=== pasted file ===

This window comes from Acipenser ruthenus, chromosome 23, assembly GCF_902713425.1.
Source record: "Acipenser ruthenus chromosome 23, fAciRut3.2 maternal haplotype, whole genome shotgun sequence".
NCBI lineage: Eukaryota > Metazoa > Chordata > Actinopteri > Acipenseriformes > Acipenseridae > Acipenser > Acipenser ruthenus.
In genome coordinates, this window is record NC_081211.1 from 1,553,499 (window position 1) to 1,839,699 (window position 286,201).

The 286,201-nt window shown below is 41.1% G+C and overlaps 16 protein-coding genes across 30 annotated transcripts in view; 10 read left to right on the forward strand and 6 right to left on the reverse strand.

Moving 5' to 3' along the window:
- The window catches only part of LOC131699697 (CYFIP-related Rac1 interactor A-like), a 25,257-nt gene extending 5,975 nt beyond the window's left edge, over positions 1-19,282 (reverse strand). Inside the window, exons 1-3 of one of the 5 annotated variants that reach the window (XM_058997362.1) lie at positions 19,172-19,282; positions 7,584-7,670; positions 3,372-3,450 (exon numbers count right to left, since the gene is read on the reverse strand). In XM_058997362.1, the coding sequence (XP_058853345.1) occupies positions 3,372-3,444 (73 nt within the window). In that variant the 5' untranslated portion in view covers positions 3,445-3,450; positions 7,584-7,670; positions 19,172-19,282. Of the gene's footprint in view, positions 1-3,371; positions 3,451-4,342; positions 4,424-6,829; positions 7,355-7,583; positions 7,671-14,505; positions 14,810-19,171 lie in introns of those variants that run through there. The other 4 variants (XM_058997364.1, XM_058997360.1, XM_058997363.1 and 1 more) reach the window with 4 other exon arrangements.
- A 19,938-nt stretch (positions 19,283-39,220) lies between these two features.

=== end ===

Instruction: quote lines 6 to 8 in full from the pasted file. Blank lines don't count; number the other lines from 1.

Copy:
Moving 5' to 3' along the window:
- The window catches only part of LOC131699697 (CYFIP-related Rac1 interactor A-like), a 25,257-nt gene extending 5,975 nt beyond the window's left edge, over positions 1-19,282 (reverse strand). Inside the window, exons 1-3 of one of the 5 annotated variants that reach the window (XM_058997362.1) lie at positions 19,172-19,282; positions 7,584-7,670; positions 3,372-3,450 (exon numbers count right to left, since the gene is read on the reverse strand). In XM_058997362.1, the coding sequence (XP_058853345.1) occupies positions 3,372-3,444 (73 nt within the window). In that variant the 5' untranslated portion in view covers positions 3,445-3,450; positions 7,584-7,670; positions 19,172-19,282. Of the gene's footprint in view, positions 1-3,371; positions 3,451-4,342; positions 4,424-6,829; positions 7,355-7,583; positions 7,671-14,505; positions 14,810-19,171 lie in introns of those variants that run through there. The other 4 variants (XM_058997364.1, XM_058997360.1, XM_058997363.1 and 1 more) reach the window with 4 other exon arrangements.
- A 19,938-nt stretch (positions 19,283-39,220) lies between these two features.